Humanity's Last Line of Defence - The Cast and Characters takes 12 minutes to look specifically at the motley crew who get holed-up in the diner to stave off an apocalypse. With a few recycled behind the scenes segments, the best thing about this offering is definitely the fact that all the key players contribute: Dennis Quaid, Tyrese Gibson, Paul Bettany, Willa Holland, Lucas Black and Adrianne Palicki, Charles S. Dutton and Kate Walsh are all present and accounted for, bouncing comments back and forth with the Director/Writer. Again, it's a shame that they all seem to see the movie through rose-tinted windows, but fans will be happy to hear from them all.
From Pixels to Picture - A Look at the Visual Effects takes 11 minutes to look more closely at the computer work done to bring the effects sequences to life. The main effects crew participate and we get coverage of many of the same scenes that were discussed on the physical effects Featurette, only from a CG standpoint. This is quite a nice companion-piece, with some interesting split-screen analysis, but you feel like perhaps the two could have been integrated into one big effects chunk.
Designing Paradise Falls spends 17 minutes looking at the locations, shooting in New Mexico, finding a suitable spot, using computers to visualise it, and building the exterior diner set. The crew discuss shooting the exterior sequences (and a couple of inside shots) on location, as opposed to a soundstage, which was where most of the interiors were done. It's a nice offering, again with some interesting visual comparisons between the 3D imagining of the diner set and the actual construction itself.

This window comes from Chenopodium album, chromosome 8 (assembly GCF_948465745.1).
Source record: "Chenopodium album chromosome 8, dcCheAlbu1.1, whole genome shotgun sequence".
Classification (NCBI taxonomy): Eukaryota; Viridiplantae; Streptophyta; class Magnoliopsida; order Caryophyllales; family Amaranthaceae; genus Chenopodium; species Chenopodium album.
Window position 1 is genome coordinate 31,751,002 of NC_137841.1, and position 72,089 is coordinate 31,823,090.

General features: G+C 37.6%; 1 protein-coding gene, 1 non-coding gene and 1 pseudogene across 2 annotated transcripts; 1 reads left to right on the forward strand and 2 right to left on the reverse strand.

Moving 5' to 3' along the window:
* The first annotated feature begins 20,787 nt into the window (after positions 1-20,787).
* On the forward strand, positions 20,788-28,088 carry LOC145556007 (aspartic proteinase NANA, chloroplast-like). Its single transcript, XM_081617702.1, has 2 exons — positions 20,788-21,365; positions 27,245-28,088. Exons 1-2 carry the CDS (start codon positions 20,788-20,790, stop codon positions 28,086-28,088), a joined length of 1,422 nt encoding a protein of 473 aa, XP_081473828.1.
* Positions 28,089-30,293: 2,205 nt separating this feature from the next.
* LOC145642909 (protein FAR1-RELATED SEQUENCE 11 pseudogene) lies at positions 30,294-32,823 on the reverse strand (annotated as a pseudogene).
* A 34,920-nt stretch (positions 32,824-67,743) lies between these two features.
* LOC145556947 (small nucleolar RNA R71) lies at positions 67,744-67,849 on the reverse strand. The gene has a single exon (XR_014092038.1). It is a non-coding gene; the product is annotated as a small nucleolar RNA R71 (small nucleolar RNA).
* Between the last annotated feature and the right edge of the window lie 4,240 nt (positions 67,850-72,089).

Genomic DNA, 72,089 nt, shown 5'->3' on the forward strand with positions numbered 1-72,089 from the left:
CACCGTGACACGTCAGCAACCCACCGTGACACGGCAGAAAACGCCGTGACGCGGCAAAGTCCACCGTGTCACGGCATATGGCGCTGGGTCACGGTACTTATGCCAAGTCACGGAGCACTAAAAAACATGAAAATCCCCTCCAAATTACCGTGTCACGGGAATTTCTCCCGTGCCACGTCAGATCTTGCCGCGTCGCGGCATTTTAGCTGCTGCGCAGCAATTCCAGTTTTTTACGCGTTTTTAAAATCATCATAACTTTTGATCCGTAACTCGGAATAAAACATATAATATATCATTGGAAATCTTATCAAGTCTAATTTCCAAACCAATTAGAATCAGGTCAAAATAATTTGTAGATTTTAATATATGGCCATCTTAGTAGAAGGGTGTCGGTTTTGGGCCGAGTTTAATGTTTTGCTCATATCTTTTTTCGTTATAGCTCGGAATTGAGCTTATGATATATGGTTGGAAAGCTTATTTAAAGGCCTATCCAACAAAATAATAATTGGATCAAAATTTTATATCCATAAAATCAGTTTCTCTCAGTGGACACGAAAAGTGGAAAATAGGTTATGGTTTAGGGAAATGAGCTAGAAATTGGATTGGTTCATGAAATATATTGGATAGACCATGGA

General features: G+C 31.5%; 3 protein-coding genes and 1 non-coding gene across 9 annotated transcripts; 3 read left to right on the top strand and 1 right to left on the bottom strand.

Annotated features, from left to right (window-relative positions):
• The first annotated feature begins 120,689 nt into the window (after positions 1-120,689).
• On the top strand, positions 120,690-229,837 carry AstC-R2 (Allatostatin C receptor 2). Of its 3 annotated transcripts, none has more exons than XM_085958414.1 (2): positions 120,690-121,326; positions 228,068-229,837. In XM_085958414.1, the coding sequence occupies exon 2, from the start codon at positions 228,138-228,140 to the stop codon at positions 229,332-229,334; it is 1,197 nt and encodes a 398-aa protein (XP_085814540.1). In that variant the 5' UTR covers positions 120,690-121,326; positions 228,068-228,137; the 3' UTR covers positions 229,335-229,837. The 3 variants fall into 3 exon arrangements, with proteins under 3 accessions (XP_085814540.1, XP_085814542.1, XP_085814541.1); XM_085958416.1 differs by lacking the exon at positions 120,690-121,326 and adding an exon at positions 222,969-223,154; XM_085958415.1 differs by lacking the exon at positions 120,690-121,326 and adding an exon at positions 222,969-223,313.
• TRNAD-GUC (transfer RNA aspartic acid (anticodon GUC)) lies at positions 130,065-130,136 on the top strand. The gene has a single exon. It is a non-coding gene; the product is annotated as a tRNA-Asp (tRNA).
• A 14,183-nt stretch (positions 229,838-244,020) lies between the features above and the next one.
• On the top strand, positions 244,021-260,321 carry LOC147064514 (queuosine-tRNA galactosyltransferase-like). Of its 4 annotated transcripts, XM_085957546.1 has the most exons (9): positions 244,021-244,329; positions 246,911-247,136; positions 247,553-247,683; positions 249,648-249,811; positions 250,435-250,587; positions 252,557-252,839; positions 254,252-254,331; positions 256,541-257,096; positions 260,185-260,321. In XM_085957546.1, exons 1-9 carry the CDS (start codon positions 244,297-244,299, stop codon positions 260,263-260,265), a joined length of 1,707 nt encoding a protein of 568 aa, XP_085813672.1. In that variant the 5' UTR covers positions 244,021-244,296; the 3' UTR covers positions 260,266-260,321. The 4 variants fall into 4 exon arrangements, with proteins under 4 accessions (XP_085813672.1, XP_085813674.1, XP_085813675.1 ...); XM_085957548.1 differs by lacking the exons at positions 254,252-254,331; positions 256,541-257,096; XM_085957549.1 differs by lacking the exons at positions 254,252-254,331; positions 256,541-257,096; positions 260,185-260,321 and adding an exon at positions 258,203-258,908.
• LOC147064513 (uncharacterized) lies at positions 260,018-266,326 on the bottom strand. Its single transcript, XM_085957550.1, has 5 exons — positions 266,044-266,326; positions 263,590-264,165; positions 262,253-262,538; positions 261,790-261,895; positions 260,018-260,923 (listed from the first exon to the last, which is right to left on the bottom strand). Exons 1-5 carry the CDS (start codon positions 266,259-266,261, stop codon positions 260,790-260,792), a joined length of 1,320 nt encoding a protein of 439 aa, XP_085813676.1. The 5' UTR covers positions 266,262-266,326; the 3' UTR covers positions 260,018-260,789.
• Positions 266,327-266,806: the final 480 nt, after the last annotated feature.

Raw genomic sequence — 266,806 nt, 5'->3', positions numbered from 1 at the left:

Designed For Action: Blueprint of a Scene takes 10 minutes to look at one main action sequence, how it was put together, choreographed, rehearsed, emboldened and polished up for the final product. The main players once again participate, and the Featuette again goes into depth on every single angle of shooting this technically elaborate scene.
Finally we get a bunch of Trailers: the lacklustre heist actioner Armoured, the acclaimed, satirical low budget sci-fi hit District 9, the enjoyable Zombieland, the silly but epic disaster movie 2012, and the pointless Boondock Saints sequel.
VerdictLegion set quite a challenge for itself, attempting to pitch audiences a premise about angels with machine guns, a God who's got the hump with mankind, and the hope for humanity residing in the pregnant tummy of a waitress in the middle of the Mojave desert. I'm not sure it stood much of a chance of ever being great, and with a novice Director whose only experience is doing effects for movies all we get is a couple of reasonable effects sequences in an utter bore of a production. A bunch of familiar actors cannot save the movie, and, much like Neil Marshall's Doomsday, this one is doomed to (hopefully) disappear quietly from people's memories.
On Region Free UK Blu-ray we get very good presentation indeed, both video and audio being remarkably good for this kind of budget, and a decent selection of extras to make fans happy. Unfortunately none of it will turn a bad movie good, and this remains a film that should - at best - be rented. But be careful, even setting your expectations low, you will likely still be disappointed.